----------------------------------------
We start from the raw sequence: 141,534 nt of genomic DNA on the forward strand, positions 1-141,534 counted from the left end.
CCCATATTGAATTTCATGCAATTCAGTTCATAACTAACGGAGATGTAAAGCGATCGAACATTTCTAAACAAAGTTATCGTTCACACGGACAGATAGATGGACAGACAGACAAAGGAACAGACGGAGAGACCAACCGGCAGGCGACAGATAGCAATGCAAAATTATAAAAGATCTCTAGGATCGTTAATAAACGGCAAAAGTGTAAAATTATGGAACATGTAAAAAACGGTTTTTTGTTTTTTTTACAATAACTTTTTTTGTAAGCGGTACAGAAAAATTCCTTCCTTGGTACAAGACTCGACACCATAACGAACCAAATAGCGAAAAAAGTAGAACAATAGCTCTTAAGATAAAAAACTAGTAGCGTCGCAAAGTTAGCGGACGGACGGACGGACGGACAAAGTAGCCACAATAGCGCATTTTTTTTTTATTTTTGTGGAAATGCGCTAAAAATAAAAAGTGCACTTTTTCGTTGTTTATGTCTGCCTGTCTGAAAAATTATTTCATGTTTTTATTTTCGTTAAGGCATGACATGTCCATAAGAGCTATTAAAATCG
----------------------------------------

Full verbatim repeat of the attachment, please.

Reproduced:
We start from the raw sequence: 141,534 nt of genomic DNA on the forward strand, positions 1-141,534 counted from the left end.
CCCATATTGAATTTCATGCAATTCAGTTCATAACTAACGGAGATGTAAAGCGATCGAACATTTCTAAACAAAGTTATCGTTCACACGGACAGATAGATGGACAGACAGACAAAGGAACAGACGGAGAGACCAACCGGCAGGCGACAGATAGCAATGCAAAATTATAAAAGATCTCTAGGATCGTTAATAAACGGCAAAAGTGTAAAATTATGGAACATGTAAAAAACGGTTTTTTGTTTTTTTTACAATAACTTTTTTTGTAAGCGGTACAGAAAAATTCCTTCCTTGGTACAAGACTCGACACCATAACGAACCAAATAGCGAAAAAAGTAGAACAATAGCTCTTAAGATAAAAAACTAGTAGCGTCGCAAAGTTAGCGGACGGACGGACGGACGGACAAAGTAGCCACAATAGCGCATTTTTTTTTTATTTTTGTGGAAATGCGCTAAAAATAAAAAGTGCACTTTTTCGTTGTTTATGTCTGCCTGTCTGAAAAATTATTTCATGTTTTTATTTTCGTTAAGGCATGACATGTCCATAAGAGCTATTAAAATCG